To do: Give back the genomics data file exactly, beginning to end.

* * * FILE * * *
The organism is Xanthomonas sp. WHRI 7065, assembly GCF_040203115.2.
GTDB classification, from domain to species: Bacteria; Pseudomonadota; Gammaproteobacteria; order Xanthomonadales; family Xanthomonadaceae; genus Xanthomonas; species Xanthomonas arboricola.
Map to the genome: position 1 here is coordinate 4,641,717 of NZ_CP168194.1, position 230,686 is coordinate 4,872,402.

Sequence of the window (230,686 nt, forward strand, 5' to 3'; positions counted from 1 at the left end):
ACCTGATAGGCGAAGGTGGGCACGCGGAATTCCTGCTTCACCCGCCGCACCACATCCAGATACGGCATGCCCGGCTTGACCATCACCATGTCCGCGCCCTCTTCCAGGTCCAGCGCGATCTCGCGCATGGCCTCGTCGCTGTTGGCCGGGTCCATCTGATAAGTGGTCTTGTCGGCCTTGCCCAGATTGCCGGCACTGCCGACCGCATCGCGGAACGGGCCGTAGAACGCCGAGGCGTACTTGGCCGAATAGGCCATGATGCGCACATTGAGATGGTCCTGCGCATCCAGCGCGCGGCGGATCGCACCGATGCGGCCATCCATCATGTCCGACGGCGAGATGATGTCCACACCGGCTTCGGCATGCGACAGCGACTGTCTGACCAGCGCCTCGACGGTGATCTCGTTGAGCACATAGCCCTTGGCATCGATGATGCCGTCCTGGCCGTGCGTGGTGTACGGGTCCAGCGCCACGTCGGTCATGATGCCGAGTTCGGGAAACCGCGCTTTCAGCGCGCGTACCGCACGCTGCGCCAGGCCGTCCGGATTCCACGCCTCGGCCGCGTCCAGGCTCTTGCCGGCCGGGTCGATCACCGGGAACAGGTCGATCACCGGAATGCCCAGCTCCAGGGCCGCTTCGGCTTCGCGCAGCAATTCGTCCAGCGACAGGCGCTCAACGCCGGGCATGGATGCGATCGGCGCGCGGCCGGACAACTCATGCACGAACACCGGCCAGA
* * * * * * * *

The organism is Xanthomonas sp. WHRI 7065, assembly GCF_040203115.2.
GTDB classification, from domain to species: Bacteria; Pseudomonadota; Gammaproteobacteria; order Xanthomonadales; family Xanthomonadaceae; genus Xanthomonas; species Xanthomonas arboricola.
Map to the genome: position 1 here is coordinate 4,641,717 of NZ_CP168194.1, position 230,686 is coordinate 4,872,402.

Sequence of the window (230,686 nt, forward strand, 5' to 3'; positions counted from 1 at the left end):
ACCTGATAGGCGAAGGTGGGCACGCGGAATTCCTGCTTCACCCGCCGCACCACATCCAGATACGGCATGCCCGGCTTGACCATCACCATGTCCGCGCCCTCTTCCAGGTCCAGCGCGATCTCGCGCATGGCCTCGTCGCTGTTGGCCGGGTCCATCTGATAAGTGGTCTTGTCGGCCTTGCCCAGATTGCCGGCACTGCCGACCGCATCGCGGAACGGGCCGTAGAACGCCGAGGCGTACTTGGCCGAATAGGCCATGATGCGCACATTGAGATGGTCCTGCGCATCCAGCGCGCGGCGGATCGCACCGATGCGGCCATCCATCATGTCCGACGGCGAGATGATGTCCACACCGGCTTCGGCATGCGACAGCGACTGTCTGACCAGCGCCTCGACGGTGATCTCGTTGAGCACATAGCCCTTGGCATCGATGATGCCGTCCTGGCCGTGCGTGGTGTACGGGTCCAGCGCCACGTCGGTCATGATGCCGAGTTCGGGAAACCGCGCTTTCAGCGCGCGTACCGCACGCTGCGCCAGGCCGTCCGGATTCCACGCCTCGGCCGCGTCCAGGCTCTTGCCGGCCGGGTCGATCACCGGGAACAGGTCGATCACCGGAATGCCCAGCTCCAGGGCCGCTTCGGCTTCGCGCAGCAATTCGTCCAGCGACAGGCGCTCAACGCCGGGCATGGATGCGATCGGCGCGCGGCCGGACAACTCATGCACGAACACCGGCCAGA